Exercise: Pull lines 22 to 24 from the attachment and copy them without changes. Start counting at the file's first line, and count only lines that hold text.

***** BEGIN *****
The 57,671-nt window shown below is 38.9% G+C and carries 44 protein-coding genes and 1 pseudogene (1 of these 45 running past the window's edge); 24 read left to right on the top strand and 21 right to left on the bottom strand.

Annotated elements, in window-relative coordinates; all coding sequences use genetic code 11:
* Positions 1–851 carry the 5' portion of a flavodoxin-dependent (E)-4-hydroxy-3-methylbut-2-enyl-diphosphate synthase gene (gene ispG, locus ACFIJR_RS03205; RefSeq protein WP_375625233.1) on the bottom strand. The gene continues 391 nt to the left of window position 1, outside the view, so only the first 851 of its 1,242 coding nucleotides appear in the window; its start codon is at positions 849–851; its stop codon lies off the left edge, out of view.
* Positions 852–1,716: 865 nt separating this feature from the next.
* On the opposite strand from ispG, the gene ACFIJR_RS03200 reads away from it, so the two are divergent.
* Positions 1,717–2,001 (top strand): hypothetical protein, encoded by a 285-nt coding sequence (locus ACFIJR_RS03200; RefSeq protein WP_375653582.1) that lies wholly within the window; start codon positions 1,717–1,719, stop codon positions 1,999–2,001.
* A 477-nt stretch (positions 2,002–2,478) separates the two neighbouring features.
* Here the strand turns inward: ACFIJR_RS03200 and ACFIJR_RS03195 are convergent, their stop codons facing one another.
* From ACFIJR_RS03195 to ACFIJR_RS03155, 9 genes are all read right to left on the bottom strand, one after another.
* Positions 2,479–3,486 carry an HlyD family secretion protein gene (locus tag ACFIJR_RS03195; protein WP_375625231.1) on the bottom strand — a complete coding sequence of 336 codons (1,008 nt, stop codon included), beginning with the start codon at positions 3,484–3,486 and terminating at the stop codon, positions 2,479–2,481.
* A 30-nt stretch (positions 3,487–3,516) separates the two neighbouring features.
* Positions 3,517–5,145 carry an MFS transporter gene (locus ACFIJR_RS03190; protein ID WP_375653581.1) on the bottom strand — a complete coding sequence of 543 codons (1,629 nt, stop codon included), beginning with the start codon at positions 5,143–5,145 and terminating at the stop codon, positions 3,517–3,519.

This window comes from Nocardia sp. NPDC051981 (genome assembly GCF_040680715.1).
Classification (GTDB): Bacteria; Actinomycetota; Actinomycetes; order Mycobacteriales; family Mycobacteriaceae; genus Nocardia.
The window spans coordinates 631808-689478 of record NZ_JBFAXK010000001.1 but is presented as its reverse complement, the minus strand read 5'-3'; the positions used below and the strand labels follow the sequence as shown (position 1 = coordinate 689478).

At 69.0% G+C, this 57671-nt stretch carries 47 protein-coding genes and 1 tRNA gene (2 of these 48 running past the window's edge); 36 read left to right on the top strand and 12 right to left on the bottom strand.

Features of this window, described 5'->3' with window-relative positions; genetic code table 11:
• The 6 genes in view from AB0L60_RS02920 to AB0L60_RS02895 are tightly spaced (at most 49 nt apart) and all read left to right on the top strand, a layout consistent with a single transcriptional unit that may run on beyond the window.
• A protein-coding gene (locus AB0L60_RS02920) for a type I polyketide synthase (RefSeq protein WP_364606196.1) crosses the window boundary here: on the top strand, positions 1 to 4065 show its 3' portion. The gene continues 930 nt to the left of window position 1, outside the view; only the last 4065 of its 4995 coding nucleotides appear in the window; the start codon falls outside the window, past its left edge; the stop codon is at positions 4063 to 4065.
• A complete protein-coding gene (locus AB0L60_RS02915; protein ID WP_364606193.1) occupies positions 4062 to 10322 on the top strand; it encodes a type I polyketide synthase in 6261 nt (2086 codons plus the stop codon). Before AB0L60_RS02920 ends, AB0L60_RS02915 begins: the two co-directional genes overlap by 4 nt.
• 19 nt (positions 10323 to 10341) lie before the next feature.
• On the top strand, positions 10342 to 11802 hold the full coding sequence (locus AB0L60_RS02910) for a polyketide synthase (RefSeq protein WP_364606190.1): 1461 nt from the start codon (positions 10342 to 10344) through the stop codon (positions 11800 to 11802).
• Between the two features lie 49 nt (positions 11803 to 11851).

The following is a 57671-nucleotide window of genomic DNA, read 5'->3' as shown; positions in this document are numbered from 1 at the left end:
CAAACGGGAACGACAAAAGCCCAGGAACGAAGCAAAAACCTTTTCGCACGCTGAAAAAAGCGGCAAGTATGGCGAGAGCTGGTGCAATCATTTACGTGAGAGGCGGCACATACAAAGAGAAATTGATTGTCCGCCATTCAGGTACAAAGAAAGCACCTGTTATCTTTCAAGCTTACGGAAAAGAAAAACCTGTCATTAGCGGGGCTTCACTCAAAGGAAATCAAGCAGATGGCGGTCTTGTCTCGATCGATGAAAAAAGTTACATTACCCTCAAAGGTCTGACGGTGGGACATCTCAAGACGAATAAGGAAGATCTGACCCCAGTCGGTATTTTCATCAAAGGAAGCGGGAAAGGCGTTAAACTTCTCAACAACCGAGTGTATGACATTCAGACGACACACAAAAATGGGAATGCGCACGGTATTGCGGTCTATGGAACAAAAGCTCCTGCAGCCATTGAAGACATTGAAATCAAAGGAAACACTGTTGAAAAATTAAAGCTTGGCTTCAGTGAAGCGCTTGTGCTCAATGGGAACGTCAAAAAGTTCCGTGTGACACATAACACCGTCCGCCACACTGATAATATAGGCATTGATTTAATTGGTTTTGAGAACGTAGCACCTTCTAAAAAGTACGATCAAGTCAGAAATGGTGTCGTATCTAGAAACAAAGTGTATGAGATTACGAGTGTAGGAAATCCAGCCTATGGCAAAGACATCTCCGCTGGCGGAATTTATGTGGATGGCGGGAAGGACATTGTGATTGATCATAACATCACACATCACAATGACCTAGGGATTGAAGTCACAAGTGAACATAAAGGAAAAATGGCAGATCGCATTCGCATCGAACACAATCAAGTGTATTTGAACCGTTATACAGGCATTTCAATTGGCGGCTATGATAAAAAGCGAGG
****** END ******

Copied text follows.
• On the top strand, positions 10342 to 11802 hold the full coding sequence (locus AB0L60_RS02910) for a polyketide synthase (RefSeq protein WP_364606190.1): 1461 nt from the start codon (positions 10342 to 10344) through the stop codon (positions 11800 to 11802).
• Between the two features lie 49 nt (positions 11803 to 11851).

The following is a 57671-nucleotide window of genomic DNA, read 5'->3' as shown; positions in this document are numbered from 1 at the left end: